Esperanto
Author: David Poulson


What About the Workers? Part 4

Author: David Poulson
Published on: December 18, 1998

For one reason or another many authors - a great many - choose to adopt another identity when they write their books. In doing so they cause major headaches to bibliographers and librarians who are forced to rely heavily on encyclopedic compilations of anonymous and pseudonymous literature which are often inaccurate and always out-of-date and incomplete. Some writers, like the Polish sailor we know as Joseph Conrad, have adopted a name from a different nationality to their own. Quite a number of female writers have even, metaphorically speaking, changed their sex and adopted a man's name instead of their own. Amantine Lucile Aurore Dupin, Baroness Dudevant, writing under the name of George Sand, and Anne, Emily and Charlotte Bronte, writing under the names of Acton, Ellis and Currer Bell respectively, are four famous examples. Nobody, however, (at least as far as I know) has gone as far as Eugene Adam in creating a new literary person for themselves.

In 1922 Edmond Privat - was the editor of Esperanto, the official journal of La Universal Esperanto Asocio and, acting in all good faith, he published an obituary of Eugene Adam which reads, in part, as follows.

"E. Adam, former editor of the Sennacieca Revuo killed himself in 1921. In his will he wrote these words:

'Be silent about my death. If I have friends they should not mourn but, on the contrary, they should rejoice. Let nobody waste space in a journal on some boring obituary notice. If I were not fully aware of the unimportance of my life, perhaps I would dare to say to my comrades-in-arms: If you do want to remember me in some way let it be only through untiring propaganda for the international language.'"

Privat continued: "In spite of the dead man's wishes we cannot remain silent about his disappearance but must remind ourselves of the fact that he was an expert, open-minded and progressive Esperantist with pragmatic ideas. He energetically managed the interesting Sennacieca Revuo which is now edited by E. Lanti."

Oh dear! One is tempted to say that some people are so open-minded that they don't notice that their brains have fallen out. But it would be a mistake to dismiss this episode as just a stupid joke by Eugene Adam, whom we will now call Lanti. Mark Twain once sent a famous cablegram in which he wrote "The report of my death is an exaggeration." The same could be said of the announcements of the suicide of E. Adam which the "dead man" sent out himself in 1921. And the humour turns decidedly black when we recall that Lanti did indeed kill himself many years later. But during the next few years after this extraordinary announcement, Lanti did attempt to create for himself a new identity, that of a stateless citizen of the world whose first language was no longer French but Esperanto, and as far as was possible to "bury the old Adam." To some extent, the new identity was justified. As a communist and as an Esperantist Lanti would have encountered hostility from the French government. And as time went by and the international labour movement was opposed by the emerging nationalist dictatorships of the Western World, in Portugal, Spain, Italy and Germany, not only Lanti became aware of the great dichotomy which Rudolf Rocker described in a monumental, 600-page work as Nationalism and Culture.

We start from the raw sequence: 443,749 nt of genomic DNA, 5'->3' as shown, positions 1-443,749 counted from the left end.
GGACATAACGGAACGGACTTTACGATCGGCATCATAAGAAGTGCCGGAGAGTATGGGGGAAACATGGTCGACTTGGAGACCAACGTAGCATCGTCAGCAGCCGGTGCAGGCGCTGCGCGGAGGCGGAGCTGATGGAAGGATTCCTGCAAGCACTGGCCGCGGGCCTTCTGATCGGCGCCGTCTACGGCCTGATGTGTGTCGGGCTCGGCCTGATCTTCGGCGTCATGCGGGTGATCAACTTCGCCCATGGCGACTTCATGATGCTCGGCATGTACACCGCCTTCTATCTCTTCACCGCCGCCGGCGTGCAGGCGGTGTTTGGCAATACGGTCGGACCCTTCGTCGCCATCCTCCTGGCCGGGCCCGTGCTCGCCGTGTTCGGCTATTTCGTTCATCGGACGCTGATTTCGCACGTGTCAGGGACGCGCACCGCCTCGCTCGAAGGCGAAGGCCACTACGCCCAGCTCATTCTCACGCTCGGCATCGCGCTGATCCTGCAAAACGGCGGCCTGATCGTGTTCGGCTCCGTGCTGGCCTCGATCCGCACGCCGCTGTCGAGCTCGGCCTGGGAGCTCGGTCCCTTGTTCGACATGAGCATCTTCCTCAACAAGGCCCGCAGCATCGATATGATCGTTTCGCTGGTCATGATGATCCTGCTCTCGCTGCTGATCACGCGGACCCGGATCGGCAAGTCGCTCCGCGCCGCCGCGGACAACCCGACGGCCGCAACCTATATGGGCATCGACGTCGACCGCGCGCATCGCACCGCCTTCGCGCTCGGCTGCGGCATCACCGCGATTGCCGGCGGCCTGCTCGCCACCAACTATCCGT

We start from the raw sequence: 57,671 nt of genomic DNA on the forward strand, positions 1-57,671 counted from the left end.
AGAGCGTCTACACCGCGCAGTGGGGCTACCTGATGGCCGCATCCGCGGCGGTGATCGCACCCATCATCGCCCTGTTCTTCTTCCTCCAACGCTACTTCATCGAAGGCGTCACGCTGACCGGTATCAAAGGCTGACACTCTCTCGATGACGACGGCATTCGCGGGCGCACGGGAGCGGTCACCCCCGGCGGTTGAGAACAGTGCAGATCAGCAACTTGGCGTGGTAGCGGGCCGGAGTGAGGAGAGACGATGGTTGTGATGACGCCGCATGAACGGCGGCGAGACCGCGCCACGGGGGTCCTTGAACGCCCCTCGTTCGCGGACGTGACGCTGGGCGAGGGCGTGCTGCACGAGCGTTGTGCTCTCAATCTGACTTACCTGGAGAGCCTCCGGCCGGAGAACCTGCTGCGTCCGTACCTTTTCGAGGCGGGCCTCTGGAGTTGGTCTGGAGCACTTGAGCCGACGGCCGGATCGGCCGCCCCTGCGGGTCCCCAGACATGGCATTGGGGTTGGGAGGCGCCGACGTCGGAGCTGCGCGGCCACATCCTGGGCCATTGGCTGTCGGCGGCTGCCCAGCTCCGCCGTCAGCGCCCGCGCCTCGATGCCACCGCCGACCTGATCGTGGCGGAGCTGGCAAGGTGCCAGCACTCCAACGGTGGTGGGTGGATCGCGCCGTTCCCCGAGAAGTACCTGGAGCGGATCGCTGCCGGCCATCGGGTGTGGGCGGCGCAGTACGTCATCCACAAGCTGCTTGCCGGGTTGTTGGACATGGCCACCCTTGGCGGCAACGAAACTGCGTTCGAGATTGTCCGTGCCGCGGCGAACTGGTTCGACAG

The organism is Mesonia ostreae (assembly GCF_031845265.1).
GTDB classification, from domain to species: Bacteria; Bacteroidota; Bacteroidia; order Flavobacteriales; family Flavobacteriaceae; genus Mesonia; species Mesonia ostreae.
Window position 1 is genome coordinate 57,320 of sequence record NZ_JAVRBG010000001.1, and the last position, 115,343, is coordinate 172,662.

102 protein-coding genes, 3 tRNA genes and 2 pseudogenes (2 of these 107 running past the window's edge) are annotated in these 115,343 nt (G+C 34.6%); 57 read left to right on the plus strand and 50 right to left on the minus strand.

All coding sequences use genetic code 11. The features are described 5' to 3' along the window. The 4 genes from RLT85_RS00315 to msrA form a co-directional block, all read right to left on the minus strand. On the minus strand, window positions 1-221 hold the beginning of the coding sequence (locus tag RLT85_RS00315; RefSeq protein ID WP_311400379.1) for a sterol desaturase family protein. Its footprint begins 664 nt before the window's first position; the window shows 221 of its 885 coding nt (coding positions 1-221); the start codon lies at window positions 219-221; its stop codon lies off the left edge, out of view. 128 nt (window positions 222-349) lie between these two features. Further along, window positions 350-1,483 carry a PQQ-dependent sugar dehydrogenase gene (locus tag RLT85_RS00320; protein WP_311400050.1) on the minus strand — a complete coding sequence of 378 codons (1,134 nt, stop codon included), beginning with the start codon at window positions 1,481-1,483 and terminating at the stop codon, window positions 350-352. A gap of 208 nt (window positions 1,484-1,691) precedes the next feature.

Rocker's book, which was published in an English translation in 1937, was written in German and was to have appeared in Berlin in the autumn of 1933. Of course, the triumph of the Nazis put an end to that project. It is a work of great scholarship, with an enormous bibliography, but one work which is missing from the list of material consulted by Rocker is Lanti's own study of nationalism. This actually was published in Germany, in Leipzig, but in 1930. Its title is: "Naciismo: Studo pri Deveno, Evoluado kaj Sekvoj" - a study of the origin, evolution and consequences of nationalism. It is written in the clear vigorous Esperanto that became the hallmark of Lanti's style and allowed him to express his political views with great clarity. For example:

"Patriotism is now the most powerful ideology: it passionately overrules the spirit and is able to turn peaceful, good-hearted men into warlike and bloodthirsty animals.

"The fifteen million people butchered in the last world war were not enough to satisfy this monster. Nationalism continually threatens the human race."

Holding such views, it is not surprising that Lanti soon found himself at odds with the ideology of Soviet Imperialism which lasted throughout Stalin's blood-soaked regime and for several decades after. But that, as they say is another story for another time.

(To be continued)

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